A few days prior I’d gotten an e-mail about a bike tour of the Jordan Valley, and I registered immediately. I thought it would be a great way to get some exercise, meet new people, and lend my support to Palestinian sumud (steadfastness) in the Jordan Valley. I volunteer in a village a little further north, so I’m familiar with the issues Palestinians face there: demolitions, land confiscations, resource theft, and the looming annexation threatened by Israeli Prime Minister Benjamain Netanyahu in 2010.
At 7:30 in the morning (a time I rarely see), I managed to be in Al-Manara circle in Ramallah, and after standing awkwardly on the sidewalk for a few minutes, I identified a group of fair-haired foreigners that looked sporty and out of place enough. I went up and introduced myself, and found that most of them were European, many of them Danish, in fact. I shared that my father’s family was Danish, but I couldn’t remember from where. It wasn’t a very good story. The organizer then led our walk to the bus. For five minutes the fair-haired foreigners ruled Rukab Street, before we climbed into our big maroon bus and waited to move out. We were joined by a handful of Palestinian girls who looked much more bright-eyed and bushy tailed than me. I spent the next hour and a half drifting in and out of sleep, while trying to catch the conversations around me and take in the view of the desert hills we were descending from. We were taking the windy Palestinian route, not the highway that connected the Dead Sea and the Jordan Valley with Israel ’48. That straight shot gives Israelis and tourists easy access to a part of the Territories that doesn’t look very disputed, with Hebrew signs and rest stops and military monuments. And here we were, a bus full of ajaneb (foreigners), descending on the valley first and foremost to go for a bike ride, but fully aware of the situation and the statement we were making by riding bikes with Palestinians.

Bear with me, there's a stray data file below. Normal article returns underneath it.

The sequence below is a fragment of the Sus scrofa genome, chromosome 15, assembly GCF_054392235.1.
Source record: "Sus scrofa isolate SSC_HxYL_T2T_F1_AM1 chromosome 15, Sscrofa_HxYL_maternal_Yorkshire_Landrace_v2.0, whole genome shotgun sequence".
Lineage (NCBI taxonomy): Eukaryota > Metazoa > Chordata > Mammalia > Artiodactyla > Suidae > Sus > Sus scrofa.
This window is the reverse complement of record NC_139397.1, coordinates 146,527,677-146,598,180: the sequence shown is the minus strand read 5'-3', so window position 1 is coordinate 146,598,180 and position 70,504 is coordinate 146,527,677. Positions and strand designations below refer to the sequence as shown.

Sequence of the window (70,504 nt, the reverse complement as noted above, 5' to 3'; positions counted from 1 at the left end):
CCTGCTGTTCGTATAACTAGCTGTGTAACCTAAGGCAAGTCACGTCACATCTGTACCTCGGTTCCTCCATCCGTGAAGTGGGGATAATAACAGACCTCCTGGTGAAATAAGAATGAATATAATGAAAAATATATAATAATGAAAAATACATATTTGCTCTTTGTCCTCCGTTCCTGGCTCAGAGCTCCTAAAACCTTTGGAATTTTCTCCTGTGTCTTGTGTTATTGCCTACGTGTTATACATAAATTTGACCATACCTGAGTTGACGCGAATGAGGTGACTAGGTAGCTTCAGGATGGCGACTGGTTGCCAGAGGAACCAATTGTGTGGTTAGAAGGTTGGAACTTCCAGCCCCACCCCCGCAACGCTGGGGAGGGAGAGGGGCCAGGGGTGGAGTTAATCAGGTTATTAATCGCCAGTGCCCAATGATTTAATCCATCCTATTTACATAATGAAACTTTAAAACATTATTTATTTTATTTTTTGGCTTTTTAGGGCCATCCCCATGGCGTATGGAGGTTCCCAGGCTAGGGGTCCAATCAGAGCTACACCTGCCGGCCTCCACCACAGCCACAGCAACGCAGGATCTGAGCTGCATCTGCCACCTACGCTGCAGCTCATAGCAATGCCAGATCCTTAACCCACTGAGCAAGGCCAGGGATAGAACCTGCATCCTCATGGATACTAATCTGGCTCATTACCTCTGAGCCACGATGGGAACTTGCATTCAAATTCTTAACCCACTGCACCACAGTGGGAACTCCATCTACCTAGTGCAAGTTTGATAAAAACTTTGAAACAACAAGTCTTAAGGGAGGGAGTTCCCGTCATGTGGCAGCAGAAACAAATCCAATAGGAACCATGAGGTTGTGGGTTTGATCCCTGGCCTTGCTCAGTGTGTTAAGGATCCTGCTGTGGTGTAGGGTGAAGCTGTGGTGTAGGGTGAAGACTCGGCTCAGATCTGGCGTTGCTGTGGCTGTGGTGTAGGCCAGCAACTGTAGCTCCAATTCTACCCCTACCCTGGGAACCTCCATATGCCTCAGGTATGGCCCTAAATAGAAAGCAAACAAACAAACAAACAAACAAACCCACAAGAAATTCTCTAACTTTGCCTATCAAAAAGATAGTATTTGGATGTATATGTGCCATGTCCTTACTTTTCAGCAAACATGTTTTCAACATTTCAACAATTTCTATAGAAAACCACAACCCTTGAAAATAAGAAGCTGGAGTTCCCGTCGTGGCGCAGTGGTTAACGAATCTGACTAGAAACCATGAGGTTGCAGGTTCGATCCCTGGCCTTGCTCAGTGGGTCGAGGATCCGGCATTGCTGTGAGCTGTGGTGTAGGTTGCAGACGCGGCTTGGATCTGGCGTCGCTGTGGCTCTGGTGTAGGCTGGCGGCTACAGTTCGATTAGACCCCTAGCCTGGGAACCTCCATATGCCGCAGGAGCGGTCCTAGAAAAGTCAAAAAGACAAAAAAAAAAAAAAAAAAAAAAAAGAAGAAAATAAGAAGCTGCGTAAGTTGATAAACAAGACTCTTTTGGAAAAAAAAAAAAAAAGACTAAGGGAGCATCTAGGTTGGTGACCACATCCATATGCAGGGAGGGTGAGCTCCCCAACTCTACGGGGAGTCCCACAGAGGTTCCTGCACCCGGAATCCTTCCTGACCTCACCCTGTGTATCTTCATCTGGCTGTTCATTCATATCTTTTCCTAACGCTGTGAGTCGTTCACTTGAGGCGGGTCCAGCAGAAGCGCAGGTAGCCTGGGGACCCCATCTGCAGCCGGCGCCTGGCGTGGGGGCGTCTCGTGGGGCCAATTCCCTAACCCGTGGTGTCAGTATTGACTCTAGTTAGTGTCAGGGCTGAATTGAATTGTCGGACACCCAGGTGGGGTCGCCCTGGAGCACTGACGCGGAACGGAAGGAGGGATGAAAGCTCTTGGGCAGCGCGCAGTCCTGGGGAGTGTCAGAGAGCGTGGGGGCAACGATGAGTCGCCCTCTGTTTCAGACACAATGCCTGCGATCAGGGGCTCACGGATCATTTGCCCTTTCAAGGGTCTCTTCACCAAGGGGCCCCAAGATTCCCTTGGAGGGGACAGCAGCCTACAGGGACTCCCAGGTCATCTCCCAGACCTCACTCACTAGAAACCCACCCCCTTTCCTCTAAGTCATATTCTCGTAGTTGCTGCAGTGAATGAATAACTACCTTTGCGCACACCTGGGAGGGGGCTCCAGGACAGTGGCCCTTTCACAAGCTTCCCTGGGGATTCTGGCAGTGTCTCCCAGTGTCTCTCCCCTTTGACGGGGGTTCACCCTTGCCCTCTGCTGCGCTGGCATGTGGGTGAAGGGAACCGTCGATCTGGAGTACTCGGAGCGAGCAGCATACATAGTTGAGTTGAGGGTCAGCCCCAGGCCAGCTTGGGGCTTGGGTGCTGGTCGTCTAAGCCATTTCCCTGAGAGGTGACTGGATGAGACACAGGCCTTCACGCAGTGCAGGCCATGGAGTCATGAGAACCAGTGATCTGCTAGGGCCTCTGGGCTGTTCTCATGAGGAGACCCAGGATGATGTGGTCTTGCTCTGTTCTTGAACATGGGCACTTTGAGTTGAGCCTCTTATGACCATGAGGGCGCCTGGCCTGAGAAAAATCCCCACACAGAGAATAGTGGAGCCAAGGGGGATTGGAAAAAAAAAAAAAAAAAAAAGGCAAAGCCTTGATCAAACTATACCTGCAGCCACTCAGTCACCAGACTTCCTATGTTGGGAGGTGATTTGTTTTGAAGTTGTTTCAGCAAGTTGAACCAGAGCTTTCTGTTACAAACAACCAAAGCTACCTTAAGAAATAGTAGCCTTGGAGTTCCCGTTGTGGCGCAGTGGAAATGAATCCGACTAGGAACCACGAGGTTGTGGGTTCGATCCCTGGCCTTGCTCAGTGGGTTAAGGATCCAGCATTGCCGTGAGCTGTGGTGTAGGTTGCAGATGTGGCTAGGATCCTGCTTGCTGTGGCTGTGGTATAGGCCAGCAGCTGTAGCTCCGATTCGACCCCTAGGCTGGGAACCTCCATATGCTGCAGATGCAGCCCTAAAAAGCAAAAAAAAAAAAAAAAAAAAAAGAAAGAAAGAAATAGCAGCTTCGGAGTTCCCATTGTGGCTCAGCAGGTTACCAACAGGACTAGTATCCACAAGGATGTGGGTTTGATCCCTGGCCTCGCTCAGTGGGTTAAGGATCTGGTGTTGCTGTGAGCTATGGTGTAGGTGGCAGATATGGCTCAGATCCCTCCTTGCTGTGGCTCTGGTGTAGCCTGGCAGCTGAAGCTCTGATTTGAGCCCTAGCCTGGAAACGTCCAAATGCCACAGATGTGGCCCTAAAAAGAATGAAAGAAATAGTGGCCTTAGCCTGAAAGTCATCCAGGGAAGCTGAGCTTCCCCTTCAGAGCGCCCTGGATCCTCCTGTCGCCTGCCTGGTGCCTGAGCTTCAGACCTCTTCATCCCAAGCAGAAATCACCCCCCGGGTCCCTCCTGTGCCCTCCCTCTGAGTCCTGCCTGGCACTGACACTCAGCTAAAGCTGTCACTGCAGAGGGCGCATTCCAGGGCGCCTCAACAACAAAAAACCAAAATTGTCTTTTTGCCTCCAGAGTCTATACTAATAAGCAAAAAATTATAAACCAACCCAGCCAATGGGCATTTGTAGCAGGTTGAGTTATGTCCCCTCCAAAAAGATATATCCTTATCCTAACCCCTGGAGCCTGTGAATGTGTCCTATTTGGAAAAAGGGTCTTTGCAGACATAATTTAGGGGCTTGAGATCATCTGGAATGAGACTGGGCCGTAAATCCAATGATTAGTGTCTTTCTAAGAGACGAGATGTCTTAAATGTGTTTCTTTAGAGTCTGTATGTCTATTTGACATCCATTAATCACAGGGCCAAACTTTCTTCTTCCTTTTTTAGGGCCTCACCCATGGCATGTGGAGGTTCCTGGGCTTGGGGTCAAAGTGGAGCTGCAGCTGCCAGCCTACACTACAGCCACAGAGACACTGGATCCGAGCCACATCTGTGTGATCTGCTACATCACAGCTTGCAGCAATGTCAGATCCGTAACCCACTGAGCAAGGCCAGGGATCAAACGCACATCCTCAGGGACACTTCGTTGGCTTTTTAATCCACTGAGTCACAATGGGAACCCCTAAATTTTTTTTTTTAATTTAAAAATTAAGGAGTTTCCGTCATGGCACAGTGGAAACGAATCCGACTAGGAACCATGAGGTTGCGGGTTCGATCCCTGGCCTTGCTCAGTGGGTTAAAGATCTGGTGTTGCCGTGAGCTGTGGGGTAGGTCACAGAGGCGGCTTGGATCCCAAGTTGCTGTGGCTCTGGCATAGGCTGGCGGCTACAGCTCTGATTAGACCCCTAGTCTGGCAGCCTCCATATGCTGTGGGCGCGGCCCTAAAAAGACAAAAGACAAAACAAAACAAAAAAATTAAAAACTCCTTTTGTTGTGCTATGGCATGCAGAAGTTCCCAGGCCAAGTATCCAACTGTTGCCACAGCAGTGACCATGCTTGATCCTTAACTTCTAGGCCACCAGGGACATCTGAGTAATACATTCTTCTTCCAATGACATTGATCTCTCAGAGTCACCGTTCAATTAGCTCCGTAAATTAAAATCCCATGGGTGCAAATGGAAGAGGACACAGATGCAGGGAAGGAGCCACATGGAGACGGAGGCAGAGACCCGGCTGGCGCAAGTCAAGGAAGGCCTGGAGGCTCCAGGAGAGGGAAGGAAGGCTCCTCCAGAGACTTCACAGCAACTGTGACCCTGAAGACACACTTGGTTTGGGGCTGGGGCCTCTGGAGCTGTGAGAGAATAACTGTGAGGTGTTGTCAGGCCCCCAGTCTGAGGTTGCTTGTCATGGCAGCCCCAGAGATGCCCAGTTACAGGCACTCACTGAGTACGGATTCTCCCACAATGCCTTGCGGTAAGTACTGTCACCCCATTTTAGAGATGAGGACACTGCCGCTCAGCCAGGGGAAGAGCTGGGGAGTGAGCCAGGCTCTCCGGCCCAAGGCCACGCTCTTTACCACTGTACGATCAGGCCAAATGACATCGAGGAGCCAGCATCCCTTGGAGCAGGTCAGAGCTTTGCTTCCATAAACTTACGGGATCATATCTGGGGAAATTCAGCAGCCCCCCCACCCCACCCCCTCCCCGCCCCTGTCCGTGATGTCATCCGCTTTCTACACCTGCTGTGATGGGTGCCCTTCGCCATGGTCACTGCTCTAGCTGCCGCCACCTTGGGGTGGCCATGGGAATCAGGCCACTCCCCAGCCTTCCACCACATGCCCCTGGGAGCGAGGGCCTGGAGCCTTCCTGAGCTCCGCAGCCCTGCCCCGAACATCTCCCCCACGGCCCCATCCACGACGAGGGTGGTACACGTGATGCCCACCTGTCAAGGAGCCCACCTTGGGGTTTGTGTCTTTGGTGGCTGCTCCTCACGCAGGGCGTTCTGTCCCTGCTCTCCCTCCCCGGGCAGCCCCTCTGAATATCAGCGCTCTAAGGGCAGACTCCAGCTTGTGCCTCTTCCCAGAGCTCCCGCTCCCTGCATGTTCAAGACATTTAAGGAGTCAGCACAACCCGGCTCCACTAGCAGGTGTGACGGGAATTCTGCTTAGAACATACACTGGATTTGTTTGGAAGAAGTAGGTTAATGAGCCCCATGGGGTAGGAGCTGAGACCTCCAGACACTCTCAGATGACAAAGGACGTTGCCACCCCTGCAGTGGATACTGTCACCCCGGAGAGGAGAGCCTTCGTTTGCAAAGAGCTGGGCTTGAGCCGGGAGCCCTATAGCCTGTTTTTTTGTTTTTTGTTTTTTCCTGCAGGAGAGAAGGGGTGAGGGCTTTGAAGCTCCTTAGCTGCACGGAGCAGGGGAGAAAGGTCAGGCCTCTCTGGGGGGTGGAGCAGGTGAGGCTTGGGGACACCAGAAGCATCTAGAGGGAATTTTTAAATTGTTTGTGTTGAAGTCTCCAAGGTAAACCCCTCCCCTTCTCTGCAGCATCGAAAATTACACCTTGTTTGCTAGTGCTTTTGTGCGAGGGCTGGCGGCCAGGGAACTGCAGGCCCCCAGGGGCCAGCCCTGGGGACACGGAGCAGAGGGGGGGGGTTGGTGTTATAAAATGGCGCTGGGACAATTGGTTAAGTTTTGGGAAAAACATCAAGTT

I was excited to see that a Palestinian group was organizing this outdoor adventure. I’d heard of hiking trips and Christian walks, but I’d never participated in them because the touristy stuff always cost money and I just wanted to do something spontaneous and cheap. Naturally, any Palestinian tourist venture has a political slant to it, especially if it ties the Palestinian people to their land, and especially if that land is in Area C. This area, which covers 62% of the West Bank and includes the Jordan Valley, is under full Israeli control, and as evidenced by the settlements and military camps scattered throughout, it would not be easily relinquished. Israeli Prime Minister Benjamin Netanyahu declared two years ago that Israel would never give up the Jordan Valley, even though the international community considers it part of illegally occupied Palestinian territory and essential to the contiguity and economic survival of a Palestinian State.
Read full article here : http://mondoweiss.net/2012/04/if-you-give-a-palestinian-the-right-to-bike-in-the-jordan-valley.html
This post first appeared on Morgan’s blog.
(Scenes from the day including Jiftlik’s Cultural Festival can be viewed in the this video , recommended)